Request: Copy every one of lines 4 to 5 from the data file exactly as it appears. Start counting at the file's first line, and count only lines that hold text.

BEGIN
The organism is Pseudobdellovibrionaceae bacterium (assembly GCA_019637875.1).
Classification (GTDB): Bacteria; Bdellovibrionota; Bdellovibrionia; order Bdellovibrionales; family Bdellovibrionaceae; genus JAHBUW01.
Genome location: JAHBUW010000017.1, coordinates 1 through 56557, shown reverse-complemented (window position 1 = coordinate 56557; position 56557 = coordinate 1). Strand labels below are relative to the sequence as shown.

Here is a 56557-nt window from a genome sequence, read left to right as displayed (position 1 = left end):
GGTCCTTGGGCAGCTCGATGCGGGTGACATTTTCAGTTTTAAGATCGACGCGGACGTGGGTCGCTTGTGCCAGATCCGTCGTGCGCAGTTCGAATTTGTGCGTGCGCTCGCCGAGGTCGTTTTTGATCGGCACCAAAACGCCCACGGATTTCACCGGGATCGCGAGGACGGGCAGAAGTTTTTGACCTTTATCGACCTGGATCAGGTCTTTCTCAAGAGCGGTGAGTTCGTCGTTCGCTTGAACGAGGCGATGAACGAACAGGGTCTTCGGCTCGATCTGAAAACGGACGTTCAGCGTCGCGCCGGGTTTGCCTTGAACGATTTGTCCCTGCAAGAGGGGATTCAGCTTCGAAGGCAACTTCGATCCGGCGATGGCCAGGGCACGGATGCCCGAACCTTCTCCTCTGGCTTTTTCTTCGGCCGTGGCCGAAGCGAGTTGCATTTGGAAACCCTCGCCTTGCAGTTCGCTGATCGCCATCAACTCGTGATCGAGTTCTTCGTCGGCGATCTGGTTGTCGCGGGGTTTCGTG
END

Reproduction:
Here is a 56557-nt window from a genome sequence, read left to right as displayed (position 1 = left end):
GGTCCTTGGGCAGCTCGATGCGGGTGACATTTTCAGTTTTAAGATCGACGCGGACGTGGGTCGCTTGTGCCAGATCCGTCGTGCGCAGTTCGAATTTGTGCGTGCGCTCGCCGAGGTCGTTTTTGATCGGCACCAAAACGCCCACGGATTTCACCGGGATCGCGAGGACGGGCAGAAGTTTTTGACCTTTATCGACCTGGATCAGGTCTTTCTCAAGAGCGGTGAGTTCGTCGTTCGCTTGAACGAGGCGATGAACGAACAGGGTCTTCGGCTCGATCTGAAAACGGACGTTCAGCGTCGCGCCGGGTTTGCCTTGAACGATTTGTCCCTGCAAGAGGGGATTCAGCTTCGAAGGCAACTTCGATCCGGCGATGGCCAGGGCACGGATGCCCGAACCTTCTCCTCTGGCTTTTTCTTCGGCCGTGGCCGAAGCGAGTTGCATTTGGAAACCCTCGCCTTGCAGTTCGCTGATCGCCATCAACTCGTGATCGAGTTCTTCGTCGGCGATCTGGTTGTCGCGGGGTTTCGTG